Critically evaluating animal research

Research output: Chapter in Book/Report/Conference proceedingChapterResearchpeer-review

Abstract

Widespread reliance on animal models during preclinical research and toxicity testing assumes their reasonable predictivity for human outcomes. However, of 20 published systematic reviews examining human clinical utility located during a comprehensive literature search, animal models demonstrated significant potential to contribute toward clinical interventions in only two cases, one of which was contentious. Included were experiments expected by ethics committees to lead to medical advances, highly-cited experiments published in major journals, and chimpanzee experiments-the species most generally predictive of human outcomes. Seven additional reviews failed to demonstrate utility in reliably predicting human toxicological outcomes such as carcinogenicity and teratogenicity. Results in animal models were frequently equivocal, or inconsistent with human outcomes. The likely causes of the poor human clinical and toxicological utility of animal models include inherent genotypic and phenotypic differences between human and non-human species, the distortion of experimental outcomes arising from stressful experimental environments and protocols, and the poor methodological quality of most animal experiments. To ensure good methodological quality, animal research protocols should routinely utilize principles such as those contained within the Animal Research: Reporting of In Vivo Experiments (ARRIVE) guidelines. These include the random allocation of animals to experimental groups, blinded assessment of outcome measures, statistical justifications of sample sizes, reporting of animals excluded from analyses, and of exclusion criteria, and of any investigator conflicts of interest. Adherence to such principles minimizes the potential for bias and maximizes the reliability of research results. Nevertheless, even following the endorsement or publication of the ARRIVE guidelines by over 300 research journals beginning in 2010, severe deficiencies of experimental design remain the norm. Disturbingly, these deficiencies are apparent in research conducted at leading UK universities, in research funded by leading UK funding organisations, and in research reported in high impact journals. Problems arising from stressors and poor methodological quality might theoretically be minimised, although fundamental changes to the practice of laboratory animal science would be required, given their widespread prevalence. However, limitations resulting from interspecies differences are likely to remain technically and theoretically impossible to overcome. Furthermore, invasive laboratory animal use is increasingly inconsistent with our growing understanding of the psychological and social characteristics of laboratory animal species, including their ability to experience suffering and pleasure; of the impacts resulting from laboratory environments and procedures; and of the moral obligations that unavoidably stem from such knowledge. Invasive animal research consumes the lives of millions of sentient animals, as well as very substantial scientific and financial resources-all of which are subsequently unavailable to other research fields. Poor experimental design may result in misleading research results, allowing ineffective treatments and unjustified optimism, and delaying effective treatments, for human patients. Accordingly, a paradigm change in scientific animal use is clearly warranted. Instead of uncritically assuming the benefits to human healthcare of such research, we must subject it to rigorous and critical evaluation. Where such research does not meet the cost-benefit criteria expected by society, and underpinning policy instruments such as Directive 2010/63/EU on the protection of animals used for scientific purposes, it must cease, with the resources consumed by it directed into more promising and justifiable fields of research and healthcare. Where such research continues to persist, a broad range of measures must be implemented to minimize laboratory animal stress, and to maximize the reliability of research results.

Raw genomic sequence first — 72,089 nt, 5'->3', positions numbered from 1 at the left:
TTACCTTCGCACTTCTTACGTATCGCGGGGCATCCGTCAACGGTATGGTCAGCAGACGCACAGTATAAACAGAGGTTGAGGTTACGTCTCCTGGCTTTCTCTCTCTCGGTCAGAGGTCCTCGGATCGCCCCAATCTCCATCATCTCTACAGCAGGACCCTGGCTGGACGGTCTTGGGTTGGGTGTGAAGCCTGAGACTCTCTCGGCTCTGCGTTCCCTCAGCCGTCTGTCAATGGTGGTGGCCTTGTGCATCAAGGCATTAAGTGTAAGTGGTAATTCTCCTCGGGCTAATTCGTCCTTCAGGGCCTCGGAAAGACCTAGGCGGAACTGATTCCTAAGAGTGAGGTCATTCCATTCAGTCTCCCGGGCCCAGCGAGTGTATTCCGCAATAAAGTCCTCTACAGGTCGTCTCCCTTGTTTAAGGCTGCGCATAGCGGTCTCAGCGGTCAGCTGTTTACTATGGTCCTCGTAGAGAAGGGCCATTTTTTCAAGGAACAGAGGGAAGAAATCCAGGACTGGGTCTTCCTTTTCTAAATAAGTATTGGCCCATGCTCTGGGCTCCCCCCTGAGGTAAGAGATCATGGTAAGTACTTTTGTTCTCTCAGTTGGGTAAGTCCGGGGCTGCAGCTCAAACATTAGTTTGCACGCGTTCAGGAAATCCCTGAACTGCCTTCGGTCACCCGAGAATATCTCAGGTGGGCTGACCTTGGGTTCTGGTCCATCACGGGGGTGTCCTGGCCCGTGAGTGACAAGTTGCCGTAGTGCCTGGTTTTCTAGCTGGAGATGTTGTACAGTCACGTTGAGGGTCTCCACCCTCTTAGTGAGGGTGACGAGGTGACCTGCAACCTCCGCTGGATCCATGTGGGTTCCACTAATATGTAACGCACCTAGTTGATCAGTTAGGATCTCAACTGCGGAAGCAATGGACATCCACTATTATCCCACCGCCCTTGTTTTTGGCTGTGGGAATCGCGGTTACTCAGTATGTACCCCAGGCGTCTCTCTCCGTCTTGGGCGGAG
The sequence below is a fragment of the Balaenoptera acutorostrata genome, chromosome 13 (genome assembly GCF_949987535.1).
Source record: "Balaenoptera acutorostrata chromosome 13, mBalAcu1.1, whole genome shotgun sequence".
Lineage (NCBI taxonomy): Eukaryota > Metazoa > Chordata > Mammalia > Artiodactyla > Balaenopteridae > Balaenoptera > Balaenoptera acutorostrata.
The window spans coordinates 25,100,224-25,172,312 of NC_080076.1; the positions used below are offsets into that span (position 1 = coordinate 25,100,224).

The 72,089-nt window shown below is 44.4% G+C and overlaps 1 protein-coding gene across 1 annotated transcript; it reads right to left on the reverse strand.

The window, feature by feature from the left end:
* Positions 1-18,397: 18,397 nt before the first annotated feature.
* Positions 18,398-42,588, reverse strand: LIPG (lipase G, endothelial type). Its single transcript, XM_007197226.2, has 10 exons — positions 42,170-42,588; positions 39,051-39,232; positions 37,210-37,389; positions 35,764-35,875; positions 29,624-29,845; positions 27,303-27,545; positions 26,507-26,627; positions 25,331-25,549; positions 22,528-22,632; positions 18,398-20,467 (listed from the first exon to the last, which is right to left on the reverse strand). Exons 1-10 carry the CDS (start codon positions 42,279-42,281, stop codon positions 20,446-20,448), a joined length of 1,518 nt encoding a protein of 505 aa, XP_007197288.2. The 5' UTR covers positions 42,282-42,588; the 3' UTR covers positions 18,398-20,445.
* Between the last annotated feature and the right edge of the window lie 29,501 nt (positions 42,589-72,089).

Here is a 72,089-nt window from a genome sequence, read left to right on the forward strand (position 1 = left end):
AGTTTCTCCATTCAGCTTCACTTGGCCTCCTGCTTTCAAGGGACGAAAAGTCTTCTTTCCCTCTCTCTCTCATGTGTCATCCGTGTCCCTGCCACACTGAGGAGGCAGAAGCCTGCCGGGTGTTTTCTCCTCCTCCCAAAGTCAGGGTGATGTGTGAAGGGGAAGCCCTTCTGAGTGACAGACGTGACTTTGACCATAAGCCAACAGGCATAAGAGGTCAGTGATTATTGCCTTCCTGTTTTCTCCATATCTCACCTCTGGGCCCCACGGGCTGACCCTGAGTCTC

Original languageEnglish
Title of host publicationAnimal Experimentation: Working Toward a Paradigm Change
Pages321-340
Number of pages20
DOIs
Publication statusPublished - 29 Mar 2019

Keywords

  • Animal research
  • Systematic review
  • Animal ethics
  • Animal experiment
  • 3Rs

Cite this

Knight, A. (2019). Critically evaluating animal research. In Animal Experimentation: Working Toward a Paradigm Change (pp. 321-340) https://doi.org/10.1163/9789004391192_015
Knight, Andrew. / Critically evaluating animal research. Animal Experimentation: Working Toward a Paradigm Change. 2019. pp. 321-340
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Knight, A 2019, Critically evaluating animal research. in Animal Experimentation: Working Toward a Paradigm Change. pp. 321-340. https://doi.org/10.1163/9789004391192_015

Critically evaluating animal research. / Knight, Andrew.

Animal Experimentation: Working Toward a Paradigm Change. 2019. p. 321-340.

Research output: Chapter in Book/Report/Conference proceedingChapterResearchpeer-review

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Knight A. Critically evaluating animal research. In Animal Experimentation: Working Toward a Paradigm Change. 2019. p. 321-340 https://doi.org/10.1163/9789004391192_015